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In memory of Hawaii 5-O


It was pure bliss, and perhaps even more so as it was accidental. No electricity, no phone reception, and pretty much no tourists. Just a few other enlightened souls, 4 large dogs, and some friendly locals in a wonderfully picturesque setting where a waterfall joins a remote section of Lake Malawi.

I hadn't planned to come to the Zulunkhuni Lodge in Ruarwe at all, but then I hadn't planned to spend a week in Nkhata Bay either. I'd rocked up with the intention of getting the weekly boat to the islands in Lake Malawi, to discover that it had left the previous evening. Probably I should have checked such things at ferry timings beforehand, but planning was never my strong point. So i spent a pleasant few days doing not allot at Butterfly, a community project and hostel, waiting for the next ferry before being talked into leaving a day early on the same ferry in the opposite direction. Hmmmm. But it just seemed the right thing to do, and so I did.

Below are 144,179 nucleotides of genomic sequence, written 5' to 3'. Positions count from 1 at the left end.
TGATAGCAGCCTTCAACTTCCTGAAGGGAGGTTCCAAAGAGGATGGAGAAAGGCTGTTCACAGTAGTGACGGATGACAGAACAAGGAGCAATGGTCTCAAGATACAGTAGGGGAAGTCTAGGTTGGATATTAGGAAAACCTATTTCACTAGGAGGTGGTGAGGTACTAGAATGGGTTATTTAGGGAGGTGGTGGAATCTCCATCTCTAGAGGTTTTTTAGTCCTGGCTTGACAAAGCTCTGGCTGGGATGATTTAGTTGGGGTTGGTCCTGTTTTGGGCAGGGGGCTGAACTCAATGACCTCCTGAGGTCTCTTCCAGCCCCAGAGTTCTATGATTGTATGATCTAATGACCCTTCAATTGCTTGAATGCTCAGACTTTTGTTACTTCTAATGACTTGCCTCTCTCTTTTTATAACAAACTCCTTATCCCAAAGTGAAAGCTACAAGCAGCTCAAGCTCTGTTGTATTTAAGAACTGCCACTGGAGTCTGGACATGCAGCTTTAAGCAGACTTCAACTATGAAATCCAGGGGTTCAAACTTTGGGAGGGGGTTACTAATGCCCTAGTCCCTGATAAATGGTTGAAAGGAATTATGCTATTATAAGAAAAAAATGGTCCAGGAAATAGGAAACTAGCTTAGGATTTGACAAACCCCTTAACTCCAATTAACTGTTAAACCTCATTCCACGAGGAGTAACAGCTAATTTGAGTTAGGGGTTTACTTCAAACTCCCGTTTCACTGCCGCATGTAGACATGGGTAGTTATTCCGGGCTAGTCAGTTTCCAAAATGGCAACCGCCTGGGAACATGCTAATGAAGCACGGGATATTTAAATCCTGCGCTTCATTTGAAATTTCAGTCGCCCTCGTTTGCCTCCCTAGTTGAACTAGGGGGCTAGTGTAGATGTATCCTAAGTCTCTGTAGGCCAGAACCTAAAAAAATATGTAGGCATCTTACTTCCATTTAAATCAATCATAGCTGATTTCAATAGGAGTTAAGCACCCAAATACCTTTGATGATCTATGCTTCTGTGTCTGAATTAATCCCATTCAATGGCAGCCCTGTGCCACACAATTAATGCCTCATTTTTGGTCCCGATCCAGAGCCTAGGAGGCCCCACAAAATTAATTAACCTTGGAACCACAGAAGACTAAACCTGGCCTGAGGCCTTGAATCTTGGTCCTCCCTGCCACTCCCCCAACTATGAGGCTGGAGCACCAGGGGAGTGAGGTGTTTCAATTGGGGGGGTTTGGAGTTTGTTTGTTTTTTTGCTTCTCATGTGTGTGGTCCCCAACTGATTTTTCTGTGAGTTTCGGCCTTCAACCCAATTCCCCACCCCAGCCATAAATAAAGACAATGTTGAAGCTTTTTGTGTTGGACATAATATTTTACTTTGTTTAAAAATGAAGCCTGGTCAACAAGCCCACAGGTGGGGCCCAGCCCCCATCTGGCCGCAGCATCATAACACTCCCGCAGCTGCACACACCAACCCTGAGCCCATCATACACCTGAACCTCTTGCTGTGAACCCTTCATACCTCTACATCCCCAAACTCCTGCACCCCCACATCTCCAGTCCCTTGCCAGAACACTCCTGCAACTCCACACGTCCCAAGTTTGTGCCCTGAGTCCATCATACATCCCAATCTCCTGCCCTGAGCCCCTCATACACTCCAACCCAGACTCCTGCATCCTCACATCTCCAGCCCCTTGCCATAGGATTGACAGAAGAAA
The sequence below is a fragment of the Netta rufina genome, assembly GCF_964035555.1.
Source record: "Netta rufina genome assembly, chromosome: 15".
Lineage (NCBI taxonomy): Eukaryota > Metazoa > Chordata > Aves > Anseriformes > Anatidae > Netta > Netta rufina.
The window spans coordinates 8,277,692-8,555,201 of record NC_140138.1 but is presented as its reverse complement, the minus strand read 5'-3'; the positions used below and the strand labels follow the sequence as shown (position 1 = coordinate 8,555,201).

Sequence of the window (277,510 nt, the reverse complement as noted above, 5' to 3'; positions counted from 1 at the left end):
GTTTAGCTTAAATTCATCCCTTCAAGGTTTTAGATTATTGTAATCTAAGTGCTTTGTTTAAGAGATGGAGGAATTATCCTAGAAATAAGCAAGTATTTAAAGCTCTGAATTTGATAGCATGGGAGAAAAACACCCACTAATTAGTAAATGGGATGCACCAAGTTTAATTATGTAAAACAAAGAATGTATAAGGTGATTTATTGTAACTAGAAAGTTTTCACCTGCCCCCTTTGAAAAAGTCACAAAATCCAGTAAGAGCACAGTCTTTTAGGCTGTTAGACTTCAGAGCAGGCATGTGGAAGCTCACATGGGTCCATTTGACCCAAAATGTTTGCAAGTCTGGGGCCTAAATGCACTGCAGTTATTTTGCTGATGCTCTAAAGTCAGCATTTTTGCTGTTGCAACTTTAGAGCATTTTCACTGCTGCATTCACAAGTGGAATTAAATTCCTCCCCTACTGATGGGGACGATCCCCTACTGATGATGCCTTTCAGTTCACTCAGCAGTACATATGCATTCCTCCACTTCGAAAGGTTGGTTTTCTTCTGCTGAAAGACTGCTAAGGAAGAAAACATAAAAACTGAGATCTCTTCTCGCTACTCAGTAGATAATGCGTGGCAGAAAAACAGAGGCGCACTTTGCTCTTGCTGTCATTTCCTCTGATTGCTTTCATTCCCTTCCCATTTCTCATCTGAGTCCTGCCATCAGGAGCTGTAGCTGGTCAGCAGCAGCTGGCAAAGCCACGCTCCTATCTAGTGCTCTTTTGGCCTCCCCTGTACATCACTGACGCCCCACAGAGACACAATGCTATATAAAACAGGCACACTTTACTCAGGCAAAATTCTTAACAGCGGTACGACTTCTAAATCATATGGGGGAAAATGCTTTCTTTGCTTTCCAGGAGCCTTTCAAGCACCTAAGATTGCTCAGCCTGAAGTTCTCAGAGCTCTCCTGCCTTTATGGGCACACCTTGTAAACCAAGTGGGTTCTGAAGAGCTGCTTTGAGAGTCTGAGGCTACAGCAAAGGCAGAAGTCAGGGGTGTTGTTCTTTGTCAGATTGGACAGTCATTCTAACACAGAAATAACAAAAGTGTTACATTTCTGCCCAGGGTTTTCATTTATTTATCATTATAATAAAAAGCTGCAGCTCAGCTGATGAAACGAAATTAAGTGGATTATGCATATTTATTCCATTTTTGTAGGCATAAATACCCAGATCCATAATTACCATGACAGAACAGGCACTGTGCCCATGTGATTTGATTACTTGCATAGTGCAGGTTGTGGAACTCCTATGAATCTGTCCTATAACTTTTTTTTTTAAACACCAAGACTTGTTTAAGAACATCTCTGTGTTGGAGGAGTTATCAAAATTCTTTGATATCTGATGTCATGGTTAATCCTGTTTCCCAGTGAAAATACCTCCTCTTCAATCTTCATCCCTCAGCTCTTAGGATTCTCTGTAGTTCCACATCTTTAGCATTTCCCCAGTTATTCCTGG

Every now and again, I just need to turn off from the world, and Ruarwe is definitely a good place for it. Occasional outside excitement was offered by a tornado spotted on the lake (the first real one I have ever seen), a 2metre-plus long Forest cobra in a tree, the suppressed yelps of an Irishman trying not to scream as he jumped of a balcony and assorted games of scrabble. Other than that, it was just pure unadulterated freedom.



The MV Ilala is the lifeline of Lake Malawi. It as built in Scotland in the 1940's, and transported to Lake Malawi by sea, road and rail, and has been working lake ever since





A view of Zulunkhuni lodge hidden amongst the lake, the Forest Cobra, bits of the waterfall, and waterfall jumping (no, not by me)





Happy hour at the lodge, relaxing on the beach at night under a gloriously starry sky; woodcarvings around Ruarwe; heading out to the Ilala on a rowing boat (I always started singing the Hawaii 5-0 theme in my head whenever I was in one or a dugout canoe) and bottom, disembarking back in Nkhata Bay

Posted by Gelli 05:46 Archived in Malawi Tagged round_the_world

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